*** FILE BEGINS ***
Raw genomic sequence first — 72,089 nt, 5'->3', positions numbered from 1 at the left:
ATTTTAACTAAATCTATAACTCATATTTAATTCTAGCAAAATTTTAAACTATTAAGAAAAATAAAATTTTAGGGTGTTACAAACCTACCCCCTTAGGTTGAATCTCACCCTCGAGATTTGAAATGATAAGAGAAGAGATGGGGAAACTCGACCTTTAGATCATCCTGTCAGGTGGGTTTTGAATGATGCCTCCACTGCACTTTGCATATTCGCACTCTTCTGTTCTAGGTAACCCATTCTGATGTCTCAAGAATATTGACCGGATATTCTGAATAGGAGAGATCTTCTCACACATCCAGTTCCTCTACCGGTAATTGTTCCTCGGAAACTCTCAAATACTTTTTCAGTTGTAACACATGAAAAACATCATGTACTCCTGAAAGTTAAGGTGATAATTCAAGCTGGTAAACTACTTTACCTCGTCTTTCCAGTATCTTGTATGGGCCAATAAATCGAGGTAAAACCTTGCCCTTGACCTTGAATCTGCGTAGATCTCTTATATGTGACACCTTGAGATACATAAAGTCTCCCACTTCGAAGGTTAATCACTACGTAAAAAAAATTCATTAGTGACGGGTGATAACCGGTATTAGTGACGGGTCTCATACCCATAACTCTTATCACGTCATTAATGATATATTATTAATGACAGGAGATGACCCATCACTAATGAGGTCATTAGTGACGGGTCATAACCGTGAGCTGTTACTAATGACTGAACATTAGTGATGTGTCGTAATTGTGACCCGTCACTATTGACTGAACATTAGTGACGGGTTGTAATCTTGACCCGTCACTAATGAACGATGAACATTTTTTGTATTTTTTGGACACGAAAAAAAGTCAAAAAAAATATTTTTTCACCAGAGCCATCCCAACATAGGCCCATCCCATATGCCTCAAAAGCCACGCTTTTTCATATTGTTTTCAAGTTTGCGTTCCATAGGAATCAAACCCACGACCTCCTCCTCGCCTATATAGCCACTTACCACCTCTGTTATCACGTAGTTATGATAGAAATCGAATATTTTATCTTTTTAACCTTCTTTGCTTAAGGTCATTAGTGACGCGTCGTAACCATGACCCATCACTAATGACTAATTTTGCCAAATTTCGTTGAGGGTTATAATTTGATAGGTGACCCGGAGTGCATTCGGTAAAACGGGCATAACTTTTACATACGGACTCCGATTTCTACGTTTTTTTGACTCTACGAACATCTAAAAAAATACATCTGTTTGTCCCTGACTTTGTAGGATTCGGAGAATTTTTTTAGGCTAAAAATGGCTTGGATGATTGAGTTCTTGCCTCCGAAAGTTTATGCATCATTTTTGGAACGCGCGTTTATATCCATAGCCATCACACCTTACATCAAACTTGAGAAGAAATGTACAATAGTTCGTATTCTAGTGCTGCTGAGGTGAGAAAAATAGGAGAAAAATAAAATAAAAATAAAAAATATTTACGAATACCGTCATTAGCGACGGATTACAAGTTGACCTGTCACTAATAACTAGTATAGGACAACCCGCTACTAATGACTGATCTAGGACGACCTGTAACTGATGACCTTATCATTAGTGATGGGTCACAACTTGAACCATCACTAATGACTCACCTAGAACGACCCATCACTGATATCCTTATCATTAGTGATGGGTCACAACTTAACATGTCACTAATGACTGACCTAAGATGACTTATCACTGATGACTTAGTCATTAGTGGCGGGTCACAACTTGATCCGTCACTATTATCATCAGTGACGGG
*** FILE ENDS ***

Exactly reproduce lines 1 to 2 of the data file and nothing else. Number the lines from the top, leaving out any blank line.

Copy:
Raw genomic sequence first — 72,089 nt, 5'->3', positions numbered from 1 at the left:
ATTTTAACTAAATCTATAACTCATATTTAATTCTAGCAAAATTTTAAACTATTAAGAAAAATAAAATTTTAGGGTGTTACAAACCTACCCCCTTAGGTTGAATCTCACCCTCGAGATTTGAAATGATAAGAGAAGAGATGGGGAAACTCGACCTTTAGATCATCCTGTCAGGTGGGTTTTGAATGATGCCTCCACTGCACTTTGCATATTCGCACTCTTCTGTTCTAGGTAACCCATTCTGATGTCTCAAGAATATTGACCGGATATTCTGAATAGGAGAGATCTTCTCACACATCCAGTTCCTCTACCGGTAATTGTTCCTCGGAAACTCTCAAATACTTTTTCAGTTGTAACACATGAAAAACATCATGTACTCCTGAAAGTTAAGGTGATAATTCAAGCTGGTAAACTACTTTACCTCGTCTTTCCAGTATCTTGTATGGGCCAATAAATCGAGGTAAAACCTTGCCCTTGACCTTGAATCTGCGTAGATCTCTTATATGTGACACCTTGAGATACATAAAGTCTCCCACTTCGAAGGTTAATCACTACGTAAAAAAAATTCATTAGTGACGGGTGATAACCGGTATTAGTGACGGGTCTCATACCCATAACTCTTATCACGTCATTAATGATATATTATTAATGACAGGAGATGACCCATCACTAATGAGGTCATTAGTGACGGGTCATAACCGTGAGCTGTTACTAATGACTGAACATTAGTGATGTGTCGTAATTGTGACCCGTCACTATTGACTGAACATTAGTGACGGGTTGTAATCTTGACCCGTCACTAATGAACGATGAACATTTTTTGTATTTTTTGGACACGAAAAAAAGTCAAAAAAAATATTTTTTCACCAGAGCCATCCCAACATAGGCCCATCCCATATGCCTCAAAAGCCACGCTTTTTCATATTGTTTTCAAGTTTGCGTTCCATAGGAATCAAACCCACGACCTCCTCCTCGCCTATATAGCCACTTACCACCTCTGTTATCACGTAGTTATGATAGAAATCGAATATTTTATCTTTTTAACCTTCTTTGCTTAAGGTCATTAGTGACGCGTCGTAACCATGACCCATCACTAATGACTAATTTTGCCAAATTTCGTTGAGGGTTATAATTTGATAGGTGACCCGGAGTGCATTCGGTAAAACGGGCATAACTTTTACATACGGACTCCGATTTCTACGTTTTTTTGACTCTACGAACATCTAAAAAAATACATCTGTTTGTCCCTGACTTTGTAGGATTCGGAGAATTTTTTTAGGCTAAAAATGGCTTGGATGATTGAGTTCTTGCCTCCGAAAGTTTATGCATCATTTTTGGAACGCGCGTTTATATCCATAGCCATCACACCTTACATCAAACTTGAGAAGAAATGTACAATAGTTCGTATTCTAGTGCTGCTGAGGTGAGAAAAATAGGAGAAAAATAAAATAAAAATAAAAAATATTTACGAATACCGTCATTAGCGACGGATTACAAGTTGACCTGTCACTAATAACTAGTATAGGACAACCCGCTACTAATGACTGATCTAGGACGACCTGTAACTGATGACCTTATCATTAGTGATGGGTCACAACTTGAACCATCACTAATGACTCACCTAGAACGACCCATCACTGATATCCTTATCATTAGTGATGGGTCACAACTTAACATGTCACTAATGACTGACCTAAGATGACTTATCACTGATGACTTAGTCATTAGTGGCGGGTCACAACTTGATCCGTCACTATTATCATCAGTGACGGG